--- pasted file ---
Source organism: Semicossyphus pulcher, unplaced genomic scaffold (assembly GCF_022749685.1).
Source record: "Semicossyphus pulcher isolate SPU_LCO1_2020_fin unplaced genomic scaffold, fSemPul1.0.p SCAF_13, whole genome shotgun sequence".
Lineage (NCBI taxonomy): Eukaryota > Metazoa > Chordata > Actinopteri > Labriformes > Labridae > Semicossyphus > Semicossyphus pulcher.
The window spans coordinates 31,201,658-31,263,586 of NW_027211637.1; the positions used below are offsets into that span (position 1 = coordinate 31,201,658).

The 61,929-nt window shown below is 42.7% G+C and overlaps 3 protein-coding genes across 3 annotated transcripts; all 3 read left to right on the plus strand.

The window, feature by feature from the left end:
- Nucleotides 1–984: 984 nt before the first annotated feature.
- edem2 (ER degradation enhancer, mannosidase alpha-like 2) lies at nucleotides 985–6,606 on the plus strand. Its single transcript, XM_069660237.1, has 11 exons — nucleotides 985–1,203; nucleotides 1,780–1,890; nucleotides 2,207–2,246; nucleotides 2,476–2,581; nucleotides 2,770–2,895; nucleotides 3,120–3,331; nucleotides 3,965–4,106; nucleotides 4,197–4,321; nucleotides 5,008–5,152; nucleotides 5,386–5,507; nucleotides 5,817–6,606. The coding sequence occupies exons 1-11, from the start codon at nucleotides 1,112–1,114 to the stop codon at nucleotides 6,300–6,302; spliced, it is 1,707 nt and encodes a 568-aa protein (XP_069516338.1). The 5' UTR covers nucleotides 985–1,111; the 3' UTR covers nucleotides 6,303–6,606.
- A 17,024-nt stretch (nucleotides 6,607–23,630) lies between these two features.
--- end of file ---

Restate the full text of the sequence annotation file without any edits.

Source organism: Semicossyphus pulcher, unplaced genomic scaffold (assembly GCF_022749685.1).
Source record: "Semicossyphus pulcher isolate SPU_LCO1_2020_fin unplaced genomic scaffold, fSemPul1.0.p SCAF_13, whole genome shotgun sequence".
Lineage (NCBI taxonomy): Eukaryota > Metazoa > Chordata > Actinopteri > Labriformes > Labridae > Semicossyphus > Semicossyphus pulcher.
The window spans coordinates 31,201,658-31,263,586 of NW_027211637.1; the positions used below are offsets into that span (position 1 = coordinate 31,201,658).

The 61,929-nt window shown below is 42.7% G+C and overlaps 3 protein-coding genes across 3 annotated transcripts; all 3 read left to right on the plus strand.

The window, feature by feature from the left end:
- Nucleotides 1–984: 984 nt before the first annotated feature.
- edem2 (ER degradation enhancer, mannosidase alpha-like 2) lies at nucleotides 985–6,606 on the plus strand. Its single transcript, XM_069660237.1, has 11 exons — nucleotides 985–1,203; nucleotides 1,780–1,890; nucleotides 2,207–2,246; nucleotides 2,476–2,581; nucleotides 2,770–2,895; nucleotides 3,120–3,331; nucleotides 3,965–4,106; nucleotides 4,197–4,321; nucleotides 5,008–5,152; nucleotides 5,386–5,507; nucleotides 5,817–6,606. The coding sequence occupies exons 1-11, from the start codon at nucleotides 1,112–1,114 to the stop codon at nucleotides 6,300–6,302; spliced, it is 1,707 nt and encodes a 568-aa protein (XP_069516338.1). The 5' UTR covers nucleotides 985–1,111; the 3' UTR covers nucleotides 6,303–6,606.
- A 17,024-nt stretch (nucleotides 6,607–23,630) lies between these two features.